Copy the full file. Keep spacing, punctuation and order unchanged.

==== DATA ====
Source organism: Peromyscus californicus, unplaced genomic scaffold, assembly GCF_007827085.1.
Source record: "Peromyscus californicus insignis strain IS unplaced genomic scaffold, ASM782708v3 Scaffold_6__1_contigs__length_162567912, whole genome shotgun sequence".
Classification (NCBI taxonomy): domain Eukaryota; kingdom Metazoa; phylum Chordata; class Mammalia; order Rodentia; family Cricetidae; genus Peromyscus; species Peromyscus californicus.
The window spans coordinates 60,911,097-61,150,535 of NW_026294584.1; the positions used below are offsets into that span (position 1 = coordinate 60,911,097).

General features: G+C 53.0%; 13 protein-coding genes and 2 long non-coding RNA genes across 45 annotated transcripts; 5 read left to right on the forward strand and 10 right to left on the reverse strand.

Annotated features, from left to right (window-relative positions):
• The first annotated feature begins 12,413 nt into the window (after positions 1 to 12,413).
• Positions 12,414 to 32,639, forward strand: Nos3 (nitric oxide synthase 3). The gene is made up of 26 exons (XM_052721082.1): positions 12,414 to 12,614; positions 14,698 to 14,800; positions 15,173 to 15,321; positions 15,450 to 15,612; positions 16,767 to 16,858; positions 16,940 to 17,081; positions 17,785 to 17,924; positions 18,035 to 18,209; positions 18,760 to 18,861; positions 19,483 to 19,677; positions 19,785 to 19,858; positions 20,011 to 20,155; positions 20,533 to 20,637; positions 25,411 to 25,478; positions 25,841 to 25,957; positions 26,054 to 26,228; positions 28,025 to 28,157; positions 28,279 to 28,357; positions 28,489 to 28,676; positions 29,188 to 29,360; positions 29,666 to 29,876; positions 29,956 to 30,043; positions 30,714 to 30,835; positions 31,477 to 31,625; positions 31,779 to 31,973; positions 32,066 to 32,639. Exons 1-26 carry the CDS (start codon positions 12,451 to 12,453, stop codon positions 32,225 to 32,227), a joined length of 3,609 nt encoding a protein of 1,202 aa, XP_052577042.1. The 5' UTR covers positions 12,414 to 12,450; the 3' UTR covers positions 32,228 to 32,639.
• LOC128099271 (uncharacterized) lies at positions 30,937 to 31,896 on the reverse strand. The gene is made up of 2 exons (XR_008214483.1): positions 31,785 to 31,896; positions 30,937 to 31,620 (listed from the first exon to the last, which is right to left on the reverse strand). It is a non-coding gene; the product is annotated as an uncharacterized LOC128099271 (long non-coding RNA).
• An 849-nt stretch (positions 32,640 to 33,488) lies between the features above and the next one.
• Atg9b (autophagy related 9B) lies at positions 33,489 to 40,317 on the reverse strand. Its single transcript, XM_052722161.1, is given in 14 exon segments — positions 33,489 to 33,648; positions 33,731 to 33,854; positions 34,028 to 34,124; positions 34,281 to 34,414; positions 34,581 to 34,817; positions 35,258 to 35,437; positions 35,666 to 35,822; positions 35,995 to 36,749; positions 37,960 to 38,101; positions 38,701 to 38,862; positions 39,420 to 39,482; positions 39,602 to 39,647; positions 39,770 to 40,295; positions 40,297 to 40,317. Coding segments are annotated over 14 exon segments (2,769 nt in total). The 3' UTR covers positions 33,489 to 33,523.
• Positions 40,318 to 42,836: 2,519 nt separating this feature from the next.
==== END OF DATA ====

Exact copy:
Source organism: Peromyscus californicus, unplaced genomic scaffold, assembly GCF_007827085.1.
Source record: "Peromyscus californicus insignis strain IS unplaced genomic scaffold, ASM782708v3 Scaffold_6__1_contigs__length_162567912, whole genome shotgun sequence".
Classification (NCBI taxonomy): domain Eukaryota; kingdom Metazoa; phylum Chordata; class Mammalia; order Rodentia; family Cricetidae; genus Peromyscus; species Peromyscus californicus.
The window spans coordinates 60,911,097-61,150,535 of NW_026294584.1; the positions used below are offsets into that span (position 1 = coordinate 60,911,097).

General features: G+C 53.0%; 13 protein-coding genes and 2 long non-coding RNA genes across 45 annotated transcripts; 5 read left to right on the forward strand and 10 right to left on the reverse strand.

Annotated features, from left to right (window-relative positions):
• The first annotated feature begins 12,413 nt into the window (after positions 1 to 12,413).
• Positions 12,414 to 32,639, forward strand: Nos3 (nitric oxide synthase 3). The gene is made up of 26 exons (XM_052721082.1): positions 12,414 to 12,614; positions 14,698 to 14,800; positions 15,173 to 15,321; positions 15,450 to 15,612; positions 16,767 to 16,858; positions 16,940 to 17,081; positions 17,785 to 17,924; positions 18,035 to 18,209; positions 18,760 to 18,861; positions 19,483 to 19,677; positions 19,785 to 19,858; positions 20,011 to 20,155; positions 20,533 to 20,637; positions 25,411 to 25,478; positions 25,841 to 25,957; positions 26,054 to 26,228; positions 28,025 to 28,157; positions 28,279 to 28,357; positions 28,489 to 28,676; positions 29,188 to 29,360; positions 29,666 to 29,876; positions 29,956 to 30,043; positions 30,714 to 30,835; positions 31,477 to 31,625; positions 31,779 to 31,973; positions 32,066 to 32,639. Exons 1-26 carry the CDS (start codon positions 12,451 to 12,453, stop codon positions 32,225 to 32,227), a joined length of 3,609 nt encoding a protein of 1,202 aa, XP_052577042.1. The 5' UTR covers positions 12,414 to 12,450; the 3' UTR covers positions 32,228 to 32,639.
• LOC128099271 (uncharacterized) lies at positions 30,937 to 31,896 on the reverse strand. The gene is made up of 2 exons (XR_008214483.1): positions 31,785 to 31,896; positions 30,937 to 31,620 (listed from the first exon to the last, which is right to left on the reverse strand). It is a non-coding gene; the product is annotated as an uncharacterized LOC128099271 (long non-coding RNA).
• An 849-nt stretch (positions 32,640 to 33,488) lies between the features above and the next one.
• Atg9b (autophagy related 9B) lies at positions 33,489 to 40,317 on the reverse strand. Its single transcript, XM_052722161.1, is given in 14 exon segments — positions 33,489 to 33,648; positions 33,731 to 33,854; positions 34,028 to 34,124; positions 34,281 to 34,414; positions 34,581 to 34,817; positions 35,258 to 35,437; positions 35,666 to 35,822; positions 35,995 to 36,749; positions 37,960 to 38,101; positions 38,701 to 38,862; positions 39,420 to 39,482; positions 39,602 to 39,647; positions 39,770 to 40,295; positions 40,297 to 40,317. Coding segments are annotated over 14 exon segments (2,769 nt in total). The 3' UTR covers positions 33,489 to 33,523.
• Positions 40,318 to 42,836: 2,519 nt separating this feature from the next.